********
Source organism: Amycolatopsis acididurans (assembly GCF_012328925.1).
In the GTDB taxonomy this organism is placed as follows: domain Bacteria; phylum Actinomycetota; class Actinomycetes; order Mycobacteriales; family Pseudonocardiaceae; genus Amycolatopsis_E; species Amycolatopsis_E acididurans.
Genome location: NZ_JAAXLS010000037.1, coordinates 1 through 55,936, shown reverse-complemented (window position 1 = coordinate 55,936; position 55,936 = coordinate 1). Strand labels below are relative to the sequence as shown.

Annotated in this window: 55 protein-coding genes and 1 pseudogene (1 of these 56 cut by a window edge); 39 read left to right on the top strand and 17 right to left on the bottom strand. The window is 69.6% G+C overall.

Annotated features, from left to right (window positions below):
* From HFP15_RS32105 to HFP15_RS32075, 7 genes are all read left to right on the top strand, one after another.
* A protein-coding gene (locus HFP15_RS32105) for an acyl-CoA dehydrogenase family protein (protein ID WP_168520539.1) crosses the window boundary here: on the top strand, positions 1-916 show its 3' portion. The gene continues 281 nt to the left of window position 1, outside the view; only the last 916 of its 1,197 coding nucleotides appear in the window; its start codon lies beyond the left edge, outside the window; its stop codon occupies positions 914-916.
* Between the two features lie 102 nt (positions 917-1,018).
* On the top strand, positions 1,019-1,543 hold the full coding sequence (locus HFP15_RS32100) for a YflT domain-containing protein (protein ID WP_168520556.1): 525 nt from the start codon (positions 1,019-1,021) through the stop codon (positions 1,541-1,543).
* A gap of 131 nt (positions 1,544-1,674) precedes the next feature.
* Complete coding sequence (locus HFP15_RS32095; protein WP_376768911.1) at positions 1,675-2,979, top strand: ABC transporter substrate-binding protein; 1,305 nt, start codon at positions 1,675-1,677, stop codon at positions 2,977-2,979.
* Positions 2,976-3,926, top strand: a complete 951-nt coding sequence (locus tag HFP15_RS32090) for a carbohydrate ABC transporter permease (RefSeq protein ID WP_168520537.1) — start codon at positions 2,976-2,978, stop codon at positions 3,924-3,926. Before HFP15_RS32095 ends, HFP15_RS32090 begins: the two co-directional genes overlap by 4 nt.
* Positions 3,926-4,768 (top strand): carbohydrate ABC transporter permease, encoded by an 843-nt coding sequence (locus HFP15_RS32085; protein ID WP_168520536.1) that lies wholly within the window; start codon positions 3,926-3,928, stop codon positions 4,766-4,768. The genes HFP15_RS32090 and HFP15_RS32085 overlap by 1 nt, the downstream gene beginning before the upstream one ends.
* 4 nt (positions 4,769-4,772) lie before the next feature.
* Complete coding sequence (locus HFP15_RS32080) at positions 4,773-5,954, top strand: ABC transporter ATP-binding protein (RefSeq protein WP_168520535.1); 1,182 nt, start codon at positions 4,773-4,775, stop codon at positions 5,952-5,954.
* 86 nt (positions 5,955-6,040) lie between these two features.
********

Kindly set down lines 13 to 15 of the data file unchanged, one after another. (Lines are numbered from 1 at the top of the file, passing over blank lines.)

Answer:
* Positions 3,926-4,768 (top strand): carbohydrate ABC transporter permease, encoded by an 843-nt coding sequence (locus HFP15_RS32085; protein ID WP_168520536.1) that lies wholly within the window; start codon positions 3,926-3,928, stop codon positions 4,766-4,768. The genes HFP15_RS32090 and HFP15_RS32085 overlap by 1 nt, the downstream gene beginning before the upstream one ends.
* 4 nt (positions 4,769-4,772) lie before the next feature.
* Complete coding sequence (locus HFP15_RS32080) at positions 4,773-5,954, top strand: ABC transporter ATP-binding protein (RefSeq protein WP_168520535.1); 1,182 nt, start codon at positions 4,773-4,775, stop codon at positions 5,952-5,954.